Characterization of Oryx and the Soul in Oryx and Crake

While working with the idea of the mind-body-soul relation in Atwood’s Oryx and Crake last week, I started to think more about it in direct relation to the primary characters – Oryx, Crake, and Snowman.  After playing with the thought for a bit, I’m pretty satisfied with correlating these three interrelated aspects of humanity with these three interrelated people.

I’ll begin with the last of the characters to be fully introduced: Oryx.

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Simple Shit: Why RoboCop is Awesome

Ladies and gentlemen, I did not expect it, but I loved the everliving crap out of RoboCop.  It’s over-the-top 80s gory, it’s a slapstick satire of 80s America, and it’s got some of the simplest but most effective visual storytelling that anyone who’s ever seen a movie before should be able to grasp.

Let’s summarize the plot to begin:

Detroit really sucks, and the cops can’t do much.  Some are bought, but all are outgunned.  The corporation that basically owns the police decide to replace cops with AT-STs.  Some guy in a suit gets blown into Campbell’s Chunky Tomato by one, so another exec says, “Let’s try making the Borg instead.  They’re at least half-people in there, and this won’t happen.”  They dig up a cop that got blown into Garden Medly Ragu by Red Forman and turn him into an emotionless law enforcement machine, complete with badass one-liners and pistol spins.  He robo-dozes off in his tiny I’m-a-robot-so-it’s-ok dormitory holding cell, and dreams about when he was a person.  Then he starts hunting down The Formans to avenge himself and remember enough of his humanity to have a celibate crush on his old police partner.  END OF MOVIE.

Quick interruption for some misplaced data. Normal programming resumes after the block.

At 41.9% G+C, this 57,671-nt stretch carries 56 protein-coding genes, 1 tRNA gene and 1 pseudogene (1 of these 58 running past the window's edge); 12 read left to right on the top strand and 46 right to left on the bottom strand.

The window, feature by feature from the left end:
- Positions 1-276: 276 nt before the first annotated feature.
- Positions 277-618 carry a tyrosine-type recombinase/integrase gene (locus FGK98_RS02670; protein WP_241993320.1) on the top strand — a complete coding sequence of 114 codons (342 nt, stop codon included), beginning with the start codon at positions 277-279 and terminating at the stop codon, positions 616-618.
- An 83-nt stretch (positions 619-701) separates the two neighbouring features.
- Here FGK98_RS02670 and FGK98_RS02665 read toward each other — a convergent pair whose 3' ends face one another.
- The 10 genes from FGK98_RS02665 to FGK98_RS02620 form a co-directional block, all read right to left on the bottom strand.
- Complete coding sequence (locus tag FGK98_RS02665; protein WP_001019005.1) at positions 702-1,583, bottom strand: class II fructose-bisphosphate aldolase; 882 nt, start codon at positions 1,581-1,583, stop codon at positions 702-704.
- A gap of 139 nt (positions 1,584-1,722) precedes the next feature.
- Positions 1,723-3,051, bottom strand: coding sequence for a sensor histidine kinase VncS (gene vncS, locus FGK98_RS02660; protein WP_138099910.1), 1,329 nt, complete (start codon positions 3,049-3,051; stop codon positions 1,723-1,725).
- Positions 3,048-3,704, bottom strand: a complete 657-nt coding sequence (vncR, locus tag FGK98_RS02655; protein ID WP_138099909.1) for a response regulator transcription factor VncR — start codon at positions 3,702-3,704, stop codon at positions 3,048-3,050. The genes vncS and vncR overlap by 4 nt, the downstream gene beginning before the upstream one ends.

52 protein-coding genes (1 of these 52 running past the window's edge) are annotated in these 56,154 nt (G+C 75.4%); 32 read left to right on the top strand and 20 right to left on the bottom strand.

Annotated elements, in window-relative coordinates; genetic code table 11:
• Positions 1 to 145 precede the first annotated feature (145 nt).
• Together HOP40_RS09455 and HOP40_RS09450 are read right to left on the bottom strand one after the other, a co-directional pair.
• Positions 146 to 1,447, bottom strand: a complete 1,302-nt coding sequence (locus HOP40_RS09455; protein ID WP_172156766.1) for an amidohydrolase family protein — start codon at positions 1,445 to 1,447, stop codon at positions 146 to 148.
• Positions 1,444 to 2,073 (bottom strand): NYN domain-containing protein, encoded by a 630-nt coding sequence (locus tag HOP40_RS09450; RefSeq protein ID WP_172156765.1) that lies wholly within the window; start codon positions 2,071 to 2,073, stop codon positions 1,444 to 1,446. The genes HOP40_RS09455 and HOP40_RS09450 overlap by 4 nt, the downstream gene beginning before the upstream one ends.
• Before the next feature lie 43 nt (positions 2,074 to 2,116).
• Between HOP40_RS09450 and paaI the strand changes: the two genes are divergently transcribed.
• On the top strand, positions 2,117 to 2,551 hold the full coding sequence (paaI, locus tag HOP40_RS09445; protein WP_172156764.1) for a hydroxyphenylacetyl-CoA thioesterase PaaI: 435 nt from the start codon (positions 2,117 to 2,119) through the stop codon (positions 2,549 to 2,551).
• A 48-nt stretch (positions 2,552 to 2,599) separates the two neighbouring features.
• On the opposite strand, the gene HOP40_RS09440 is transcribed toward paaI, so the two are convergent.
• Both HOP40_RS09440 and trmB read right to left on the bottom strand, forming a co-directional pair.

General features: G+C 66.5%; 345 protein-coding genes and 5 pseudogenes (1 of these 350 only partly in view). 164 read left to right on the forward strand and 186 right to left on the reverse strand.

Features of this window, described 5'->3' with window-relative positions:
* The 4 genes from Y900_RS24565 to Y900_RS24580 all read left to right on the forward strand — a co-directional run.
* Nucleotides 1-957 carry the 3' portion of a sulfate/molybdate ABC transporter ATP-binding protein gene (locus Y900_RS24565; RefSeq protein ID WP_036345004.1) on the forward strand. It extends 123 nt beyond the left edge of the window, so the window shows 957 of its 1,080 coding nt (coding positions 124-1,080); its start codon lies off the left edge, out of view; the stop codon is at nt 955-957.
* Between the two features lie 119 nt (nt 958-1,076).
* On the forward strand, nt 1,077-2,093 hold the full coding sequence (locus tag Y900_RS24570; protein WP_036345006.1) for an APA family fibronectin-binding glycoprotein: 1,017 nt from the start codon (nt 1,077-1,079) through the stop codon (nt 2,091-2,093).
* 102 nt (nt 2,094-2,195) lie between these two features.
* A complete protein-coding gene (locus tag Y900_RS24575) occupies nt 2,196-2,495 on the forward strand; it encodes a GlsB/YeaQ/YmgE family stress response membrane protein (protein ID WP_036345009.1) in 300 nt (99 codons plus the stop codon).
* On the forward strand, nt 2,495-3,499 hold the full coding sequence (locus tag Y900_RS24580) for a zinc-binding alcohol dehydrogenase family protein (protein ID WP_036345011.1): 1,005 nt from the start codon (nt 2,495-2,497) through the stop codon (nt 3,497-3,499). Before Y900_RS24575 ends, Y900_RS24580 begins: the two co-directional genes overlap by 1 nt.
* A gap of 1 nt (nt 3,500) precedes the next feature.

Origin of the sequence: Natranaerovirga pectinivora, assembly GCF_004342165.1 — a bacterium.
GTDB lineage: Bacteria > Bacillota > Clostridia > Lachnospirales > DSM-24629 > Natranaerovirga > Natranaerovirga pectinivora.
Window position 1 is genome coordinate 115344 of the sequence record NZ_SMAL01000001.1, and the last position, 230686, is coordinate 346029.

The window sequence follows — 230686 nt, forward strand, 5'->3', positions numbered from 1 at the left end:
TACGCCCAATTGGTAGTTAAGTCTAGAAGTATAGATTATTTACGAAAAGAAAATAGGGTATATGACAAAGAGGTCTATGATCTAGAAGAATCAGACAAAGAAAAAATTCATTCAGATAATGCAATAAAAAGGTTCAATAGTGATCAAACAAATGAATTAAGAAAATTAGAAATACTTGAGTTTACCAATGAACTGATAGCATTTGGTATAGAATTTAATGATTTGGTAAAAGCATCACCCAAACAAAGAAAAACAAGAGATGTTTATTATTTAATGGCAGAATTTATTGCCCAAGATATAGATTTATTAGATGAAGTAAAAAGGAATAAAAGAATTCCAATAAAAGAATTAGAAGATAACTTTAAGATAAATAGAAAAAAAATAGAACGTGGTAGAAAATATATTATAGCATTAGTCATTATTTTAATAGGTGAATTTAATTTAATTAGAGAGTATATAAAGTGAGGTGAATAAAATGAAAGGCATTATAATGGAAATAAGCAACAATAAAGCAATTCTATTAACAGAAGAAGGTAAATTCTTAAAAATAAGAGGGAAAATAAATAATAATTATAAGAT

So how in the sweet name of Cyberdyne Systems is this a good movie?  Because it does all of its simple shit perfectly.

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Growing Old, Not Up – Torchwood Season 4

It’s incredible watching TV shows change completely over their runs.  Sometimes it’s a simple matter of doing things better.  Star Trek: The Next Generation started out with terrible rubber-suit aliens, clumsy characters, and some truly godawful plots.

Picard is quaintly confused by the sudden presence of black people.  Er, Ligonians.

Picard is quaintly confused by the sudden presence of black people. Er, Ligonians.

But then, somewhere between seasons 2 and 4, magic happened.  They got some new writers, nudged the characters into their grooves, and let Riker become the manliest man in space.

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